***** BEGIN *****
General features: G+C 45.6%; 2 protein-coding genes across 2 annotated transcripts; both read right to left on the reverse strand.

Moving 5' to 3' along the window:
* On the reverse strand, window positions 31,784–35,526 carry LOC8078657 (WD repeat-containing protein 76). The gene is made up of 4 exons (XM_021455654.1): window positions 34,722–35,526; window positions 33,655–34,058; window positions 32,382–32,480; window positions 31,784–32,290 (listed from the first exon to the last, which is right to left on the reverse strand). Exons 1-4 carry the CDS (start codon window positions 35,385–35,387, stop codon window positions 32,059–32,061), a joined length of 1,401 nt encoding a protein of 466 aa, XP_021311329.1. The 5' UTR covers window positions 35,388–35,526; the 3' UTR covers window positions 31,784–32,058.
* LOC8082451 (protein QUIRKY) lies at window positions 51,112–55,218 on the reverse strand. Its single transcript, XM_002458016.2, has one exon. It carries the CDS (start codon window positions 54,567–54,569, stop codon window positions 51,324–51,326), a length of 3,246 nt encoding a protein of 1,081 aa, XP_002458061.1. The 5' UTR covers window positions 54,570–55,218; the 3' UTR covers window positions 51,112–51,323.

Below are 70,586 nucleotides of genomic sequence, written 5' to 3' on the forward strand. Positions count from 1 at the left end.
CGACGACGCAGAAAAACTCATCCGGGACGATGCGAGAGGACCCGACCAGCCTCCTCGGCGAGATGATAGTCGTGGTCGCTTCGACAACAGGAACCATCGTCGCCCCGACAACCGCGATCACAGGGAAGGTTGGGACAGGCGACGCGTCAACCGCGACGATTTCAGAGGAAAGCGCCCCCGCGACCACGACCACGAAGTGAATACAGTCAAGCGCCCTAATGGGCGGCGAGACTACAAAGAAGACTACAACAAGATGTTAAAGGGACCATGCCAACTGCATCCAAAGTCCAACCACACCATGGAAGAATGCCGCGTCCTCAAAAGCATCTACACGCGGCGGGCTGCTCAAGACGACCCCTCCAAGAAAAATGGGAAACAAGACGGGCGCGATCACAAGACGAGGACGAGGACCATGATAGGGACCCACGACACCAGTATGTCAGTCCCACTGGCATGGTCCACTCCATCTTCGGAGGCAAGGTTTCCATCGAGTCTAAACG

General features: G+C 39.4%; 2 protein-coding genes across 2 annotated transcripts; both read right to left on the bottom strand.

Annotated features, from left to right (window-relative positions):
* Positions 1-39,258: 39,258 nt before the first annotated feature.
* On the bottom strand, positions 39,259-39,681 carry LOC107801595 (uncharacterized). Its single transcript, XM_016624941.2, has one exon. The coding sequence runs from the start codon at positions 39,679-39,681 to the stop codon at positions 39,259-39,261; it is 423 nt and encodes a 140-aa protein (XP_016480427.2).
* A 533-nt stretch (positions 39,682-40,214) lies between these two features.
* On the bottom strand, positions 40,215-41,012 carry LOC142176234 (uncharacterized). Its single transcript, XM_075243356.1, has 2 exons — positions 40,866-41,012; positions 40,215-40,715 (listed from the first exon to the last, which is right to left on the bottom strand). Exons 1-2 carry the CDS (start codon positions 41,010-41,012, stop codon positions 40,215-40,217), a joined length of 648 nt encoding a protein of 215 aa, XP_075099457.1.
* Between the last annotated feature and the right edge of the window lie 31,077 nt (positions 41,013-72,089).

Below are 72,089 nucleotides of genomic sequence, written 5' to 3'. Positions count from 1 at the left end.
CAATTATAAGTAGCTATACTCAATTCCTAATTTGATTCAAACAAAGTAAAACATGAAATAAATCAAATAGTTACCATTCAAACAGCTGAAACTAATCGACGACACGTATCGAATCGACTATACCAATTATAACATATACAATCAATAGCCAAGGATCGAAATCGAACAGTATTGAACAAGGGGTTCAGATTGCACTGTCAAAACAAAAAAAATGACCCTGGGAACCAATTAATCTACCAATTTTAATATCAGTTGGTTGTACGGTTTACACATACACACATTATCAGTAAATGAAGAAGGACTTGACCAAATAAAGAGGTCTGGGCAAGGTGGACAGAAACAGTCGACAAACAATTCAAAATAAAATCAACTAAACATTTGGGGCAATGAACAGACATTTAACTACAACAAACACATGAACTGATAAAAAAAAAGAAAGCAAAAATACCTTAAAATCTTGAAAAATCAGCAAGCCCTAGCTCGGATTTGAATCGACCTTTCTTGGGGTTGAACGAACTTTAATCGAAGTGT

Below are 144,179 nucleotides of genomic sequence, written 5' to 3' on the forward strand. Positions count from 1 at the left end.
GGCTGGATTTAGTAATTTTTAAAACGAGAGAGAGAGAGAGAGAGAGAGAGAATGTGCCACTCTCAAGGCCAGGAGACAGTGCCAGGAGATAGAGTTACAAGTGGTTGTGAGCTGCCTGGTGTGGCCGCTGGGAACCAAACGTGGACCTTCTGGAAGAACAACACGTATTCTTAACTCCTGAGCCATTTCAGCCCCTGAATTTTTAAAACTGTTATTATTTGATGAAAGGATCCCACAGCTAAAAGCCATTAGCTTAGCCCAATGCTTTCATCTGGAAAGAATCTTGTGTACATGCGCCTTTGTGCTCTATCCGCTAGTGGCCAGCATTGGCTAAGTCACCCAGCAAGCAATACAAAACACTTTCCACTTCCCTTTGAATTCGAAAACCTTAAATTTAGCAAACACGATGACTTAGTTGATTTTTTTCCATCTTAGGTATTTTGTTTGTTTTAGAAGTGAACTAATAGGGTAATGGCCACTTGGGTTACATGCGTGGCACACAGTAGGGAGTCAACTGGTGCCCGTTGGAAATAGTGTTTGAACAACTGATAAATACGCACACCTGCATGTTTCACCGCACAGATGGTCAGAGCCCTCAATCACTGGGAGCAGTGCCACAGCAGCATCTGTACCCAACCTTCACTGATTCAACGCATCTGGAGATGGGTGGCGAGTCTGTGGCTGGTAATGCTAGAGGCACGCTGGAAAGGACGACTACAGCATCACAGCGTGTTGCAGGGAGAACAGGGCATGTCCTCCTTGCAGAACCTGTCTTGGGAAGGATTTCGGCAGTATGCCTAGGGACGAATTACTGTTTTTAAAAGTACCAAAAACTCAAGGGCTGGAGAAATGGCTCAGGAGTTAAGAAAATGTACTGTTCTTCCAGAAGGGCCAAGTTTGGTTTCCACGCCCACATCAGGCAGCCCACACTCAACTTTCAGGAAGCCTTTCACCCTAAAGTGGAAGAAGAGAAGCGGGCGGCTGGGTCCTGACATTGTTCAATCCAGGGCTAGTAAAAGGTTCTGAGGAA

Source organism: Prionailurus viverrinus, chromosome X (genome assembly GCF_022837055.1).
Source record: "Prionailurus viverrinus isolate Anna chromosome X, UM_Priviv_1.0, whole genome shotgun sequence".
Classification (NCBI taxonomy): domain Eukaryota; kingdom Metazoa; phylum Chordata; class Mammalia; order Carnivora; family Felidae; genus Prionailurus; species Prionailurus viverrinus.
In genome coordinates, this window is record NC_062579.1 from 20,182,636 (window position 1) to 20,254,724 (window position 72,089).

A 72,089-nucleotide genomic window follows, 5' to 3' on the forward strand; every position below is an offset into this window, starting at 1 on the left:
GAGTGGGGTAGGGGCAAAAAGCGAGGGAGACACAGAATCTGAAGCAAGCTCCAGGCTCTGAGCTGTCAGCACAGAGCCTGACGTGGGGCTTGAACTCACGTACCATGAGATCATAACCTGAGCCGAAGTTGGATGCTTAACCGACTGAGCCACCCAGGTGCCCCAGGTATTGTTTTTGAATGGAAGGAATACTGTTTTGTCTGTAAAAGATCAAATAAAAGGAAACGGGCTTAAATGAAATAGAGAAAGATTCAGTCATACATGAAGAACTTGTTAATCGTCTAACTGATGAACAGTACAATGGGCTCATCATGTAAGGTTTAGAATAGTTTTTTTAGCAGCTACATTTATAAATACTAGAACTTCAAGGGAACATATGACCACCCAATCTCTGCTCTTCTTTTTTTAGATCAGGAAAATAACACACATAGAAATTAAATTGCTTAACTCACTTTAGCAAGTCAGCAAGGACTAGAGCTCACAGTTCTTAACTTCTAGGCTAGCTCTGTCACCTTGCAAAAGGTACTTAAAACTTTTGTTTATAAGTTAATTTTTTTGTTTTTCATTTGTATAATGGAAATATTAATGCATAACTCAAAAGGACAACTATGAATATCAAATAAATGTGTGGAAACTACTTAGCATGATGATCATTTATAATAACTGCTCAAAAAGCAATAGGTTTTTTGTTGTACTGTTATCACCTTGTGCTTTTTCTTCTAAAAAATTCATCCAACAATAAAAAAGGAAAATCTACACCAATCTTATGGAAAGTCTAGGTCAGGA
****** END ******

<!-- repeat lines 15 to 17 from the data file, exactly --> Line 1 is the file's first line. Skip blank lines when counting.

CAATTATAAGTAGCTATACTCAATTCCTAATTTGATTCAAACAAAGTAAAACATGAAATAAATCAAATAGTTACCATTCAAACAGCTGAAACTAATCGACGACACGTATCGAATCGACTATACCAATTATAACATATACAATCAATAGCCAAGGATCGAAATCGAACAGTATTGAACAAGGGGTTCAGATTGCACTGTCAAAACAAAAAAAATGACCCTGGGAACCAATTAATCTACCAATTTTAATATCAGTTGGTTGTACGGTTTACACATACACACATTATCAGTAAATGAAGAAGGACTTGACCAAATAAAGAGGTCTGGGCAAGGTGGACAGAAACAGTCGACAAACAATTCAAAATAAAATCAACTAAACATTTGGGGCAATGAACAGACATTTAACTACAACAAACACATGAACTGATAAAAAAAAAGAAAGCAAAAATACCTTAAAATCTTGAAAAATCAGCAAGCCCTAGCTCGGATTTGAATCGACCTTTCTTGGGGTTGAACGAACTTTAATCGAAGTGT

Below are 144,179 nucleotides of genomic sequence, written 5' to 3' on the forward strand. Positions count from 1 at the left end.
GGCTGGATTTAGTAATTTTTAAAACGAGAGAGAGAGAGAGAGAGAGAGAGAATGTGCCACTCTCAAGGCCAGGAGACAGTGCCAGGAGATAGAGTTACAAGTGGTTGTGAGCTGCCTGGTGTGGCCGCTGGGAACCAAACGTGGACCTTCTGGAAGAACAACACGTATTCTTAACTCCTGAGCCATTTCAGCCCCTGAATTTTTAAAACTGTTATTATTTGATGAAAGGATCCCACAGCTAAAAGCCATTAGCTTAGCCCAATGCTTTCATCTGGAAAGAATCTTGTGTACATGCGCCTTTGTGCTCTATCCGCTAGTGGCCAGCATTGGCTAAGTCACCCAGCAAGCAATACAAAACACTTTCCACTTCCCTTTGAATTCGAAAACCTTAAATTTAGCAAACACGATGACTTAGTTGATTTTTTTCCATCTTAGGTATTTTGTTTGTTTTAGAAGTGAACTAATAGGGTAATGGCCACTTGGGTTACATGCGTGGCACACAGTAGGGAGTCAACTGGTGCCCGTTGGAAATAGTGTTTGAACAACTGATAAATACGCACACCTGCATGTTTCACCGCACAGATGGTCAGAGCCCTCAATCACTGGGAGCAGTGCCACAGCAGCATCTGTACCCAACCTTCACTGATTCAACGCATCTGGAGATGGGTGGCGAGTCTGTGGCTGGTAATGCTAGAGGCACGCTGGAAAGGACGACTACAGCATCACAGCGTGTTGCAGGGAGAACAGGGCATGTCCTCCTTGCAGAACCTGTCTTGGGAAGGATTTCGGCAGTATGCCTAGGGACGAATTACTGTTTTTAAAAGTACCAAAAACTCAAGGGCTGGAGAAATGGCTCAGGAGTTAAGAAAATGTACTGTTCTTCCAGAAGGGCCAAGTTTGGTTTCCACGCCCACATCAGGCAGCCCACACTCAACTTTCAGGAAGCCTTTCACCCTAAAGTGGAAGAAGAGAAGCGGGCGGCTGGGTCCTGACATTGTTCAATCCAGGGCTAGTAAAAGGTTCTGAGGAA